Despite going to bed early, I couldn't sleep from excitement that the next morning after receiving the clues from Ronni Hall, that I'd find Bruiser. This is an important mental key. You're going out to FIND your animal, NOT search for them. You could SEARCH for years. You will FIND only once. I slept until midnight, and dosed for the next three hours. Just after 3 am I sat bolt upright. I'd finally drifted into sleep, but now was not the time. I wanted to go out into the city when the traffic was at a minimum.
I was ready in five minutes and headed away from Copec and town, and the areas I'd been searching. I had one crucial clue in Ronni Hall's email. "He is not down the cliff to the surf." That meant, I'd been searching in the wrong area entirely, as the area around Copec was only at a slightly higher elevation than the sea. So he had to be further south. For reasons I don't know, I knew he wasn't north along the coast, and though I'd searched east towards the sand mountains, I hadn't gone beyond a certain street, as that didn't feel right either. This new information narrowed the search considerably.
The other clue was the high white wall. Just over a mile south, was a very long wall, dividing houses from the busy four lane highway that ran alongside the ocean. But as I approached, I knew it wasn't the right one. In fact, I hadn't realized until that moment, how many high white walls there were. I fought off frustration and fear and the feeling that though I had these clues from Bruiser and Ronni Hall, the legwork was up to me. It still seemed a daunting task.
When Bruiser was lost in Kenya, the first clue she gave was 'tall grasses'. Panicked, I was angry and thought, 'Well, that narrows the search down to most of Africa!' I wasn't angry this time, but this was a perplexing clue. Iquiqui is a desert city. Weeds don't grow and flourish in sand. But the only weeds I'd seen were in a few badly maintained parks.
Ronni Hall mentioned a camp, (with a question mark) and a truck. I knew that this must mean a construction site - a wide sprawling space with some activity. But as I drove south, there seemed to be very little construction in this area. I passed an Esso station. This was one of only three gas stations I'd gotten gas after arriving in Chile. At each one, I'd met men who cared for dogs. This one was no different. I'd thought of stopping there before, but didn't. It was almost half a mile beyond the marker I'd mentally set.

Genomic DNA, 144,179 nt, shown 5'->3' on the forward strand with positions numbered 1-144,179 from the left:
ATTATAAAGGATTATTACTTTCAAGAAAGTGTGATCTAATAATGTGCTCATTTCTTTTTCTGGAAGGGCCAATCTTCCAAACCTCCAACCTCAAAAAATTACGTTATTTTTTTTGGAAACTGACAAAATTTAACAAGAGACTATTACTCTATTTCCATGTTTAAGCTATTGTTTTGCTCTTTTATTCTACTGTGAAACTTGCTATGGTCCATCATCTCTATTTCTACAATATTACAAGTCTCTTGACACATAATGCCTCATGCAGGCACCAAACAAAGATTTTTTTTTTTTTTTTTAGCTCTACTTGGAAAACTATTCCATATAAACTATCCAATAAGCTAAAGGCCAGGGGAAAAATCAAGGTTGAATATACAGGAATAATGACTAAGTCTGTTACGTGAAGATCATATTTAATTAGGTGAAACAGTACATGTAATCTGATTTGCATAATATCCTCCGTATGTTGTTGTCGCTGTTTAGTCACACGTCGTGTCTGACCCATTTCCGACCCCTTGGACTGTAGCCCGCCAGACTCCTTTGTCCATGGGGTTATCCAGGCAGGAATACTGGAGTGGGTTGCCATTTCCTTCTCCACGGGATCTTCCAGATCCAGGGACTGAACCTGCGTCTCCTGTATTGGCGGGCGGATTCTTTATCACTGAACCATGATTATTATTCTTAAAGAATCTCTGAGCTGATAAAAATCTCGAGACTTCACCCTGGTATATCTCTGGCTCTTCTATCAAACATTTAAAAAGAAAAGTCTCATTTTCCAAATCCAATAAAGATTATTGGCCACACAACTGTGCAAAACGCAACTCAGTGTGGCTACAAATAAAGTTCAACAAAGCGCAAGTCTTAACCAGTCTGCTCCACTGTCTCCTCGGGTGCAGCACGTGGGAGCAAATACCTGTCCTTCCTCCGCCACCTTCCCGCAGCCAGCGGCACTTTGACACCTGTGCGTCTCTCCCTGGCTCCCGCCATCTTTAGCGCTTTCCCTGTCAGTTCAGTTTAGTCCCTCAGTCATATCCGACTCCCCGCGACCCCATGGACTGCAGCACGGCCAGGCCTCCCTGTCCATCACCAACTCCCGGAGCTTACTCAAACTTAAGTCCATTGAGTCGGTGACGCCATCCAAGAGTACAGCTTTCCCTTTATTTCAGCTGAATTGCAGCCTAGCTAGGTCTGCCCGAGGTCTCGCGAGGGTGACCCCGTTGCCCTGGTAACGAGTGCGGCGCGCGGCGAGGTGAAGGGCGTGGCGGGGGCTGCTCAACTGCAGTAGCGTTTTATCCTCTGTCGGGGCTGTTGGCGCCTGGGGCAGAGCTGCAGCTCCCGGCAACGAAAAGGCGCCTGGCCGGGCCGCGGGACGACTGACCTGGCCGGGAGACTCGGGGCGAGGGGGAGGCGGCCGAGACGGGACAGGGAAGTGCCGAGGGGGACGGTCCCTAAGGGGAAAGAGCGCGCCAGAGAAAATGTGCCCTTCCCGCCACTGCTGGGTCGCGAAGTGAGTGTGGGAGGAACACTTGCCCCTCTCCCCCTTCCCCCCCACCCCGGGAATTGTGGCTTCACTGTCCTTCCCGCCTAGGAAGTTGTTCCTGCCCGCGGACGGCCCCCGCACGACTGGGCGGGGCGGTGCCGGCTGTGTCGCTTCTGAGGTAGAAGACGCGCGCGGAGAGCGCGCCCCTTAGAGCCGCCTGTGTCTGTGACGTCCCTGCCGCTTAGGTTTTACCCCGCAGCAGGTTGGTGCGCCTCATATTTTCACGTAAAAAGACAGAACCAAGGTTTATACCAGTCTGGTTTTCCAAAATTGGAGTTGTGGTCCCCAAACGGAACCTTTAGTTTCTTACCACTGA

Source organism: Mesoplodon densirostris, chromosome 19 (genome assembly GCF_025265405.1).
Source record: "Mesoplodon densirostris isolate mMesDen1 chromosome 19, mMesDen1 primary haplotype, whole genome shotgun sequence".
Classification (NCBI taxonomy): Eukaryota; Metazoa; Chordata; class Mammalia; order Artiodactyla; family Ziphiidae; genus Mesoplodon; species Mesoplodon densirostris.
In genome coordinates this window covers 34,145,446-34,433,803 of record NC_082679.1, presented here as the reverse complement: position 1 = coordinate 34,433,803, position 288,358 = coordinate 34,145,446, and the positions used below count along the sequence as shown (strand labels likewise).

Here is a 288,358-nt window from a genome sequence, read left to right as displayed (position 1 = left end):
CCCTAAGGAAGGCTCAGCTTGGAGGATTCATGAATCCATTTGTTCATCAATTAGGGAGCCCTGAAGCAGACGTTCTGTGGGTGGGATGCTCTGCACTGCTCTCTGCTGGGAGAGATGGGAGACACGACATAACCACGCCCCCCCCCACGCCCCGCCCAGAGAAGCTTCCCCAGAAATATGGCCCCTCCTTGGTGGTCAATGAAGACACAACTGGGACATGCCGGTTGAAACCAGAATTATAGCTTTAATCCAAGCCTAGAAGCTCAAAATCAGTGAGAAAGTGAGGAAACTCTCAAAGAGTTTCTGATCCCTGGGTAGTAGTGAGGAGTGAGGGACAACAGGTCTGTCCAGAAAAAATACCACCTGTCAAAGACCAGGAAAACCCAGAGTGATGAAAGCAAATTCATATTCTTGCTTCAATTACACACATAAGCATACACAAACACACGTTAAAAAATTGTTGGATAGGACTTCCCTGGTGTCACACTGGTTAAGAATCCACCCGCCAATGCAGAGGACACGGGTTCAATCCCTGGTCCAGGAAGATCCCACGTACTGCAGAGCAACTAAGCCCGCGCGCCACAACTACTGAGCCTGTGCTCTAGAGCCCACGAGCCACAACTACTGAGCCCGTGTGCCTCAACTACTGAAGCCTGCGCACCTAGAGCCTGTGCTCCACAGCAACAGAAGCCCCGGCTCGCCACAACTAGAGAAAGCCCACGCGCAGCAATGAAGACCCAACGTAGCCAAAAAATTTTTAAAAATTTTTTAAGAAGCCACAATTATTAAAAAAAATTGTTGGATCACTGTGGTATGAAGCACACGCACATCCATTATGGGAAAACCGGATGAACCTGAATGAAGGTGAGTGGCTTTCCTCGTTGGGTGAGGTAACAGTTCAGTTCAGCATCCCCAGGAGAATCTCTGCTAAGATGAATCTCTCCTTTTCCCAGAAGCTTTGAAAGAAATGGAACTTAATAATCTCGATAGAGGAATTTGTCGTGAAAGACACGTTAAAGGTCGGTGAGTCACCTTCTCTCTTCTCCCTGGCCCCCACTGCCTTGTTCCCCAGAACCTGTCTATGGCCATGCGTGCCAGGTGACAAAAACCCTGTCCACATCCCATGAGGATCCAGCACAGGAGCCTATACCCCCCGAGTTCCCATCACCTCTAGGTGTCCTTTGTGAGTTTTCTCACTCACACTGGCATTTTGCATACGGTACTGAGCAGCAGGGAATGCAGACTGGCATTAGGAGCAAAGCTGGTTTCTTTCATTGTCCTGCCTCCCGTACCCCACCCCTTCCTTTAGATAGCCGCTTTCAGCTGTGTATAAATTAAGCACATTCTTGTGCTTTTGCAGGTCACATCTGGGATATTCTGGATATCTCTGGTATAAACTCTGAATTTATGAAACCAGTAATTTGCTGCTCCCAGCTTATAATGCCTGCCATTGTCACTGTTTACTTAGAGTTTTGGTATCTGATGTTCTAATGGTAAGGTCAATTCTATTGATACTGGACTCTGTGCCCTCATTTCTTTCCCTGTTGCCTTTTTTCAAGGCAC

I headed further south than Esso, and got out a few times with and without my bicycle and called in areas where there were white walls or construction going on. But never weeds. And none of the places felt right. I tried another place which had large expensive home overlooking the ocean and called Bruiser's name, loud as always, completely uncaring if the Gringa looking for a dog at 4:30 in the morning woke anyone up. Nothing. Just my voice echoing off the walls. I came to a huge pile of dirt that must've been delivered for construction purposes. I needed a pee. And I needed to think about where I'd go next, as I was now returning north again, and the cliffs weren't very high. Squatting with pants down, I contemplated the dilemma of where to go next. And suddenly a dog came out of nowhere. In front of me was Bruiser.
As with the two times before, it was a surreal experience to have what seemed almost impossible to attain - a reunion with a beloved animal - there in front of me. The fantasy became a reality. He whimpering excitedly and circling me again and again, and me struggling to pull up and zipper my pants. Not exactly a Kodak moment, and if a film was ever made, that scene would certainly be altered. Though the emotion would not.
And then, he walked away and into a construction area. He was wanting me to follow, so I did. As with the first time I tried to find him in Kenya (I hadn't lost him, as he was not yet my dog - you'll hear this story in On a Mission from DOG), it was clear that he had spent much of his time hunkered down, as all the smells on this little avenue were new to him. This was confusing to me, as wasn't this where he'd been spending his time?
A few days later, we returned to this spot. When I stopped the van, Bruiser looked at me with eyes wide with horror. What was he thinking? When it became clear we were going to walk here, he was excited and eager to explore. A new daytime world was revealed, one I hadn't seen with my poor night vision. A high white wall, some of it covered by hot pink bougainvillea blossoms. Was this the hot pink flash he'd wanted Ronni Hall and me to see?